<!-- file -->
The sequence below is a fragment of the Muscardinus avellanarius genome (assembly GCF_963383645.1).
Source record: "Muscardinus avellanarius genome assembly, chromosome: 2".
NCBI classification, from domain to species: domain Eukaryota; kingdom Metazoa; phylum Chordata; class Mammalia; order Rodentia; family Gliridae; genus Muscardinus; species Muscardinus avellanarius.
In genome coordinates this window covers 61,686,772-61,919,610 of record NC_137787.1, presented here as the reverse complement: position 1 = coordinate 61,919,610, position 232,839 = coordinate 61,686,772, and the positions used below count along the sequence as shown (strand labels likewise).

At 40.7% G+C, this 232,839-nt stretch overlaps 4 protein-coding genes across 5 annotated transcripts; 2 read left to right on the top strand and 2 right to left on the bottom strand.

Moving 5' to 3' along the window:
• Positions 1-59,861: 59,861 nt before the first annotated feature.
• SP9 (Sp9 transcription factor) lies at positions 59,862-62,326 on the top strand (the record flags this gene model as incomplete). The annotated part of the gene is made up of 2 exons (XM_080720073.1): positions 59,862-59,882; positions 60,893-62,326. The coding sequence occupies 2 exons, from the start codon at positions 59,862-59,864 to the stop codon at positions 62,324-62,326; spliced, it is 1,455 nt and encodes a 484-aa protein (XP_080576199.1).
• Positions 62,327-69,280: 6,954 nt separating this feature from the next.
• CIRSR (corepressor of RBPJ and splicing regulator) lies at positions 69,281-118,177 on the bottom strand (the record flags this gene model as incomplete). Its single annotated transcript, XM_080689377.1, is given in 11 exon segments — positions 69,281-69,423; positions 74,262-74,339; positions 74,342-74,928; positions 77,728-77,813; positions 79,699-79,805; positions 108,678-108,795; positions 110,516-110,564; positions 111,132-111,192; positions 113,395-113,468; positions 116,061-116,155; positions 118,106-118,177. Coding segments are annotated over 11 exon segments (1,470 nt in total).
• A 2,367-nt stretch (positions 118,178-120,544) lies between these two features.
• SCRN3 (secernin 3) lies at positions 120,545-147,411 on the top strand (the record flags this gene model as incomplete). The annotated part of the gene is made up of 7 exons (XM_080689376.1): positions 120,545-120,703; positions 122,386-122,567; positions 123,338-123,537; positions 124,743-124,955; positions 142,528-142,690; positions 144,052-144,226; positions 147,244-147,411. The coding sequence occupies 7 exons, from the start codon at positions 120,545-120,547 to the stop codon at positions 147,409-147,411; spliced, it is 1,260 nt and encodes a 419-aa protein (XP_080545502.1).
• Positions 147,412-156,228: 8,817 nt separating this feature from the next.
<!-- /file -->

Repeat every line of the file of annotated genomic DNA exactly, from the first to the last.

The sequence below is a fragment of the Muscardinus avellanarius genome (assembly GCF_963383645.1).
Source record: "Muscardinus avellanarius genome assembly, chromosome: 2".
NCBI classification, from domain to species: domain Eukaryota; kingdom Metazoa; phylum Chordata; class Mammalia; order Rodentia; family Gliridae; genus Muscardinus; species Muscardinus avellanarius.
In genome coordinates this window covers 61,686,772-61,919,610 of record NC_137787.1, presented here as the reverse complement: position 1 = coordinate 61,919,610, position 232,839 = coordinate 61,686,772, and the positions used below count along the sequence as shown (strand labels likewise).

At 40.7% G+C, this 232,839-nt stretch overlaps 4 protein-coding genes across 5 annotated transcripts; 2 read left to right on the top strand and 2 right to left on the bottom strand.

Moving 5' to 3' along the window:
• Positions 1-59,861: 59,861 nt before the first annotated feature.
• SP9 (Sp9 transcription factor) lies at positions 59,862-62,326 on the top strand (the record flags this gene model as incomplete). The annotated part of the gene is made up of 2 exons (XM_080720073.1): positions 59,862-59,882; positions 60,893-62,326. The coding sequence occupies 2 exons, from the start codon at positions 59,862-59,864 to the stop codon at positions 62,324-62,326; spliced, it is 1,455 nt and encodes a 484-aa protein (XP_080576199.1).
• Positions 62,327-69,280: 6,954 nt separating this feature from the next.
• CIRSR (corepressor of RBPJ and splicing regulator) lies at positions 69,281-118,177 on the bottom strand (the record flags this gene model as incomplete). Its single annotated transcript, XM_080689377.1, is given in 11 exon segments — positions 69,281-69,423; positions 74,262-74,339; positions 74,342-74,928; positions 77,728-77,813; positions 79,699-79,805; positions 108,678-108,795; positions 110,516-110,564; positions 111,132-111,192; positions 113,395-113,468; positions 116,061-116,155; positions 118,106-118,177. Coding segments are annotated over 11 exon segments (1,470 nt in total).
• A 2,367-nt stretch (positions 118,178-120,544) lies between these two features.
• SCRN3 (secernin 3) lies at positions 120,545-147,411 on the top strand (the record flags this gene model as incomplete). The annotated part of the gene is made up of 7 exons (XM_080689376.1): positions 120,545-120,703; positions 122,386-122,567; positions 123,338-123,537; positions 124,743-124,955; positions 142,528-142,690; positions 144,052-144,226; positions 147,244-147,411. The coding sequence occupies 7 exons, from the start codon at positions 120,545-120,547 to the stop codon at positions 147,409-147,411; spliced, it is 1,260 nt and encodes a 419-aa protein (XP_080545502.1).
• Positions 147,412-156,228: 8,817 nt separating this feature from the next.